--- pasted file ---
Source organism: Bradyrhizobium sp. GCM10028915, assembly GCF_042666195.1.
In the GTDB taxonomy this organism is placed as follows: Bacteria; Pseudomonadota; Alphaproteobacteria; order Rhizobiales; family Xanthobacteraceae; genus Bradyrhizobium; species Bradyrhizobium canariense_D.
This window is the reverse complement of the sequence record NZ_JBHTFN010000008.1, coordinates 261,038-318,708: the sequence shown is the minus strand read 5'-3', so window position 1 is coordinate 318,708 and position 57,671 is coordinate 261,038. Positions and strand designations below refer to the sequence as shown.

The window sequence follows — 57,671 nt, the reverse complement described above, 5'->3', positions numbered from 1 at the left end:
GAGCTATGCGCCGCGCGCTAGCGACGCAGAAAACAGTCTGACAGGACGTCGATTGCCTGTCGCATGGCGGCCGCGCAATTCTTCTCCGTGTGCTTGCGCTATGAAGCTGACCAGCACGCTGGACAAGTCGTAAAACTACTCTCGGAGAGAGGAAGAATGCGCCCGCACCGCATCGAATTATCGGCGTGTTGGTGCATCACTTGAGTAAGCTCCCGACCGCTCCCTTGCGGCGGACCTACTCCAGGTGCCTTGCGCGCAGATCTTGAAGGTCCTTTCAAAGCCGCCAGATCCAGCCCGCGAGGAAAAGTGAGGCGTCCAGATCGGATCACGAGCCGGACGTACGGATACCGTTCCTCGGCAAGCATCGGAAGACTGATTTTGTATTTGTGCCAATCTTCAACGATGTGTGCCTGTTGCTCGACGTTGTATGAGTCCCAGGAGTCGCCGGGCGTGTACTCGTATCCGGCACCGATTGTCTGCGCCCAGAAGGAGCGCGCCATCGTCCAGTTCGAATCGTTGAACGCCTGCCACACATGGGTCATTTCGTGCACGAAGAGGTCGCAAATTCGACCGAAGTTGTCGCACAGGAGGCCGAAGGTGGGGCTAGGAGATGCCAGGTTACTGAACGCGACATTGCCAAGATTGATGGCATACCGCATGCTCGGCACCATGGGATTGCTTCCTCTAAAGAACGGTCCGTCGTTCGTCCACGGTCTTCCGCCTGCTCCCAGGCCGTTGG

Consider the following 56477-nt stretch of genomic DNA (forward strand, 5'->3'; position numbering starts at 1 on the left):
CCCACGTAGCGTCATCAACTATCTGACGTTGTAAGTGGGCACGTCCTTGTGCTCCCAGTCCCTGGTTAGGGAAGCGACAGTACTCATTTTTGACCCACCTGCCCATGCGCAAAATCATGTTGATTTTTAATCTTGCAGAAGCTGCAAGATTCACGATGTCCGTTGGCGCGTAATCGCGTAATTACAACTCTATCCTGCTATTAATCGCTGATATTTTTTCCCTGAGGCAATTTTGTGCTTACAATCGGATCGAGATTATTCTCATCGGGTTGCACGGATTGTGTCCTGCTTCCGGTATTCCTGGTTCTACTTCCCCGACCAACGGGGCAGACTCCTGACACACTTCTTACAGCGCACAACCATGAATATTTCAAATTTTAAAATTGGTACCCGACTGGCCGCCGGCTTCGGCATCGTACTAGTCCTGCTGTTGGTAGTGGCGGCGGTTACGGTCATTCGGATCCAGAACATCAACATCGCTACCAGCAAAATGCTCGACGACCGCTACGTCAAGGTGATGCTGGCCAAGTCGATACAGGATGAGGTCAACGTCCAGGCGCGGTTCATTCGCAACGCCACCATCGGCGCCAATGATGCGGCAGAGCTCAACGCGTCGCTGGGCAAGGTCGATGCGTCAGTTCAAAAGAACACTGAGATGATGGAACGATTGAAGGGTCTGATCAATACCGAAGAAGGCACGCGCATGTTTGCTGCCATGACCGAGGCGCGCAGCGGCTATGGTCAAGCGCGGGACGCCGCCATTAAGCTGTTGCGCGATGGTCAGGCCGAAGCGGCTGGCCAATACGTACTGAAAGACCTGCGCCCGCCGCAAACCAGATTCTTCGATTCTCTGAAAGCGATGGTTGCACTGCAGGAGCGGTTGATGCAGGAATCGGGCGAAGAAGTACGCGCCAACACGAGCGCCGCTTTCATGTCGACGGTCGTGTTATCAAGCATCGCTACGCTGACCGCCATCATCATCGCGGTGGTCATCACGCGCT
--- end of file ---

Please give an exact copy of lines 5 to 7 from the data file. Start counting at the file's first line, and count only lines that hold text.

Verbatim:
GAGCTATGCGCCGCGCGCTAGCGACGCAGAAAACAGTCTGACAGGACGTCGATTGCCTGTCGCATGGCGGCCGCGCAATTCTTCTCCGTGTGCTTGCGCTATGAAGCTGACCAGCACGCTGGACAAGTCGTAAAACTACTCTCGGAGAGAGGAAGAATGCGCCCGCACCGCATCGAATTATCGGCGTGTTGGTGCATCACTTGAGTAAGCTCCCGACCGCTCCCTTGCGGCGGACCTACTCCAGGTGCCTTGCGCGCAGATCTTGAAGGTCCTTTCAAAGCCGCCAGATCCAGCCCGCGAGGAAAAGTGAGGCGTCCAGATCGGATCACGAGCCGGACGTACGGATACCGTTCCTCGGCAAGCATCGGAAGACTGATTTTGTATTTGTGCCAATCTTCAACGATGTGTGCCTGTTGCTCGACGTTGTATGAGTCCCAGGAGTCGCCGGGCGTGTACTCGTATCCGGCACCGATTGTCTGCGCCCAGAAGGAGCGCGCCATCGTCCAGTTCGAATCGTTGAACGCCTGCCACACATGGGTCATTTCGTGCACGAAGAGGTCGCAAATTCGACCGAAGTTGTCGCACAGGAGGCCGAAGGTGGGGCTAGGAGATGCCAGGTTACTGAACGCGACATTGCCAAGATTGATGGCATACCGCATGCTCGGCACCATGGGATTGCTTCCTCTAAAGAACGGTCCGTCGTTCGTCCACGGTCTTCCGCCTGCTCCCAGGCCGTTGG

Consider the following 56477-nt stretch of genomic DNA (forward strand, 5'->3'; position numbering starts at 1 on the left):
CCCACGTAGCGTCATCAACTATCTGACGTTGTAAGTGGGCACGTCCTTGTGCTCCCAGTCCCTGGTTAGGGAAGCGACAGTACTCATTTTTGACCCACCTGCCCATGCGCAAAATCATGTTGATTTTTAATCTTGCAGAAGCTGCAAGATTCACGATGTCCGTTGGCGCGTAATCGCGTAATTACAACTCTATCCTGCTATTAATCGCTGATATTTTTTCCCTGAGGCAATTTTGTGCTTACAATCGGATCGAGATTATTCTCATCGGGTTGCACGGATTGTGTCCTGCTTCCGGTATTCCTGGTTCTACTTCCCCGACCAACGGGGCAGACTCCTGACACACTTCTTACAGCGCACAACCATGAATATTTCAAATTTTAAAATTGGTACCCGACTGGCCGCCGGCTTCGGCATCGTACTAGTCCTGCTGTTGGTAGTGGCGGCGGTTACGGTCATTCGGATCCAGAACATCAACATCGCTACCAGCAAAATGCTCGACGACCGCTACGTCAAGGTGATGCTGGCCAAGTCGATACAGGATGAGGTCAACGTCCAGGCGCGGTTCATTCGCAACGCCACCATCGGCGCCAATGATGCGGCAGAGCTCAACGCGTCGCTGGGCAAGGTCGATGCGTCAGTTCAAAAGAACACTGAGATGATGGAACGATTGAAGGGTCTGATCAATACCGAAGAAGGCACGCGCATGTTTGCTGCCATGACCGAGGCGCGCAGCGGCTATGGTCAAGCGCGGGACGCCGCCATTAAGCTGTTGCGCGATGGTCAGGCCGAAGCGGCTGGCCAATACGTACTGAAAGACCTGCGCCCGCCGCAAACCAGATTCTTCGATTCTCTGAAAGCGATGGTTGCACTGCAGGAGCGGTTGATGCAGGAATCGGGCGAAGAAGTACGCGCCAACACGAGCGCCGCTTTCATGTCGACGGTCGTGTTATCAAGCATCGCTACGCTGACCGCCATCATCATCGCGGTGGTCATCACGCGCT